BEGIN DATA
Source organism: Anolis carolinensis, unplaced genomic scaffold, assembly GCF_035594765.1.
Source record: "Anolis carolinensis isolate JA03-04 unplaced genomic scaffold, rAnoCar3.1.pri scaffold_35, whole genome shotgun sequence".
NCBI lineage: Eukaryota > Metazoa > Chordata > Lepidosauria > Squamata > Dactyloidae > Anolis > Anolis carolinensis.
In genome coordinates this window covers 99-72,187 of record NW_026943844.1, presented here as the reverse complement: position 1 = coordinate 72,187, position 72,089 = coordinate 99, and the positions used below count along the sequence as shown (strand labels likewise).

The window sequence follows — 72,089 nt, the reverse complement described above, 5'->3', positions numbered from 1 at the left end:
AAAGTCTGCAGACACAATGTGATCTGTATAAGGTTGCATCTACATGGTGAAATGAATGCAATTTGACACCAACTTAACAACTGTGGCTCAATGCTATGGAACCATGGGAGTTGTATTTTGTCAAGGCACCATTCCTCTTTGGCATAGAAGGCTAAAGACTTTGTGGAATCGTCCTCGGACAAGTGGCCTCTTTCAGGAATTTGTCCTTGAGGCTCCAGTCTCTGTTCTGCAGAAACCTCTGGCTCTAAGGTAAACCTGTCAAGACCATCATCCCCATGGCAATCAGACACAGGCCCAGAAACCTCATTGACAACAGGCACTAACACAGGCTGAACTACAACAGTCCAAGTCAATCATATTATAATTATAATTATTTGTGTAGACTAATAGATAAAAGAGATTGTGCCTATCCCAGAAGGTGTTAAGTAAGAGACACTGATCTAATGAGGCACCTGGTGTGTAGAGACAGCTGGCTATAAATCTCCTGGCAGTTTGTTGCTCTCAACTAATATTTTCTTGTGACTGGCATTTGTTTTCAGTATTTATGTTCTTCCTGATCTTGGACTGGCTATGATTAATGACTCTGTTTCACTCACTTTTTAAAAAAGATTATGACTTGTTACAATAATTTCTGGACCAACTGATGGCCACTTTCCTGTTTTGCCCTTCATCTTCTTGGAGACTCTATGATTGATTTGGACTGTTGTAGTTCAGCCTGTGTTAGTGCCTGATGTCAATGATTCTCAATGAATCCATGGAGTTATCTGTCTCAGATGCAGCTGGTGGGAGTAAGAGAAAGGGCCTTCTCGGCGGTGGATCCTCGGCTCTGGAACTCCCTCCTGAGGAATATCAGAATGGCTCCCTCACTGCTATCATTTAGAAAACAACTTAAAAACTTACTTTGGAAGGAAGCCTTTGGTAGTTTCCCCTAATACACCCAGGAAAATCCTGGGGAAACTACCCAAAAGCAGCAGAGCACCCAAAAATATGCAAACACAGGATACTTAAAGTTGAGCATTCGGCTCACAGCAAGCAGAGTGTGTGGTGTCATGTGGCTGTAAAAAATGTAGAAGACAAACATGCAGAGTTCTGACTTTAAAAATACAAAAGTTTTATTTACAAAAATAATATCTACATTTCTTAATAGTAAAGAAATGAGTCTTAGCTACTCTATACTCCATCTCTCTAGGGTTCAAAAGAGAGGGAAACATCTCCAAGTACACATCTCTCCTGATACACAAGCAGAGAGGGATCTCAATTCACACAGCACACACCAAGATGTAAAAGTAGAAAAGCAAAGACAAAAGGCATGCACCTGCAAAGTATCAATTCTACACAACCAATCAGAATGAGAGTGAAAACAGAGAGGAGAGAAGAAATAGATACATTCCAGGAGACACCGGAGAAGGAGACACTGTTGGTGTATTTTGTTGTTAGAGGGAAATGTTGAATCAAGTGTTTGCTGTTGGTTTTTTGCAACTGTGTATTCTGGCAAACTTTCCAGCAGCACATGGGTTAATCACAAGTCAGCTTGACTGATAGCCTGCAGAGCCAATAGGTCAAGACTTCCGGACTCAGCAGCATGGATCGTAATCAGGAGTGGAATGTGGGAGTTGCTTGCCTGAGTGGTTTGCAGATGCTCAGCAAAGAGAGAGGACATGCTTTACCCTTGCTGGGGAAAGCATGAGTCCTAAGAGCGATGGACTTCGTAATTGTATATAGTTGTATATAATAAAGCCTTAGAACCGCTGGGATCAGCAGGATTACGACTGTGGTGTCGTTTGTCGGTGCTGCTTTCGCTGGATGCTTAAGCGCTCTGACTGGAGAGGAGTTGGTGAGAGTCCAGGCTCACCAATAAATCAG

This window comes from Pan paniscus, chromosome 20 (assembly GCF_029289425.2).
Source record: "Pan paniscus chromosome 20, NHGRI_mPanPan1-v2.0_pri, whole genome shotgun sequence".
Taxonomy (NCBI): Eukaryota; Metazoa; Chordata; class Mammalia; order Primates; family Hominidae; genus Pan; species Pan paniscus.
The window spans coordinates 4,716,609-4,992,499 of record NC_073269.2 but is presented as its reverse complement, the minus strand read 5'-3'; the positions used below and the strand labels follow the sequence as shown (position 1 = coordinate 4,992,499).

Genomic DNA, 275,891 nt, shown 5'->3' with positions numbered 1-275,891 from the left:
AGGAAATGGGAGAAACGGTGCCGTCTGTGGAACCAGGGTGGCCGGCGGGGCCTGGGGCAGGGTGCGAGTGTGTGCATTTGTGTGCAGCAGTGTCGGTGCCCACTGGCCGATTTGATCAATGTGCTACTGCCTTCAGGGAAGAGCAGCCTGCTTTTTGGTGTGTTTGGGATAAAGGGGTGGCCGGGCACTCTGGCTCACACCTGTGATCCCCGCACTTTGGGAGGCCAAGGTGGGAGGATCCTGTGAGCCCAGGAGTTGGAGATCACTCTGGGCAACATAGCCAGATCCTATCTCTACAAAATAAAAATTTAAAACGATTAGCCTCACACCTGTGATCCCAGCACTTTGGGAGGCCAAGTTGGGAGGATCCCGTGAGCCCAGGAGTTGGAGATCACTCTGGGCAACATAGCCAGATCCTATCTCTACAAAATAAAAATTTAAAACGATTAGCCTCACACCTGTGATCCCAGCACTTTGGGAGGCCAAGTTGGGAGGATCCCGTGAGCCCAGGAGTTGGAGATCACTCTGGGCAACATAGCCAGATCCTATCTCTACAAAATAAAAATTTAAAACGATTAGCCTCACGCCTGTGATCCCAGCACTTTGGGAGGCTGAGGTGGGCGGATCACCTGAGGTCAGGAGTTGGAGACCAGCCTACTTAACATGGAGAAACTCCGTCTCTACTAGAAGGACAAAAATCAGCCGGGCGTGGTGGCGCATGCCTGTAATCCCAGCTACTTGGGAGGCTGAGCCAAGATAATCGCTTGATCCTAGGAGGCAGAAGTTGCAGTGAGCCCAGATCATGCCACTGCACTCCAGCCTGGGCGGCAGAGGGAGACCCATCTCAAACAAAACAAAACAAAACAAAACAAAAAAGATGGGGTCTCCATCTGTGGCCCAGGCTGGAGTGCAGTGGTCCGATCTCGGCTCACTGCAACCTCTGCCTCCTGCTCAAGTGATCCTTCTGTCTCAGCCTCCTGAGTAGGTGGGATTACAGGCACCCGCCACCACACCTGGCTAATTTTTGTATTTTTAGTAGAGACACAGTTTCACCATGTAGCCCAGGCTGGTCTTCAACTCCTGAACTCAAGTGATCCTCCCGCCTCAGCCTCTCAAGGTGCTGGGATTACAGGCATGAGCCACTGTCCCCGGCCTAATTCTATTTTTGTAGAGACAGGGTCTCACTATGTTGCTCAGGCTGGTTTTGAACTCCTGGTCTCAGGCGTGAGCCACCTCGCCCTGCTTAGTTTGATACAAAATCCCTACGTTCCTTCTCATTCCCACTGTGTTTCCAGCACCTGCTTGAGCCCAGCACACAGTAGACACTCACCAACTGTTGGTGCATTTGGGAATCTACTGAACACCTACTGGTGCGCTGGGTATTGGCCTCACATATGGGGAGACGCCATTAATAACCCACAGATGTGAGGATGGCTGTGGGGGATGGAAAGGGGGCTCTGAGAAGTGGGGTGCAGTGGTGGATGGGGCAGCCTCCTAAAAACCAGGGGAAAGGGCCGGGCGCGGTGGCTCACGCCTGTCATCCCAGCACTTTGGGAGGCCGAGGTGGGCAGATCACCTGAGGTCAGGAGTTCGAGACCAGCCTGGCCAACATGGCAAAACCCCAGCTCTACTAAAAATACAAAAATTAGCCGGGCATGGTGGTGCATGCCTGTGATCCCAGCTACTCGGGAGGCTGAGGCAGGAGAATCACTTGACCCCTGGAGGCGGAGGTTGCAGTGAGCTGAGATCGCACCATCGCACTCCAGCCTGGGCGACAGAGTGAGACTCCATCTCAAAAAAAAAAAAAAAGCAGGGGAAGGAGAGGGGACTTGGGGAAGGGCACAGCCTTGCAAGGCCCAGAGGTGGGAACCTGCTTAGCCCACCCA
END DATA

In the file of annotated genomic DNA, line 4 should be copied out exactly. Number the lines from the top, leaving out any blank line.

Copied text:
In genome coordinates this window covers 99-72,187 of record NW_026943844.1, presented here as the reverse complement: position 1 = coordinate 72,187, position 72,089 = coordinate 99, and the positions used below count along the sequence as shown (strand labels likewise).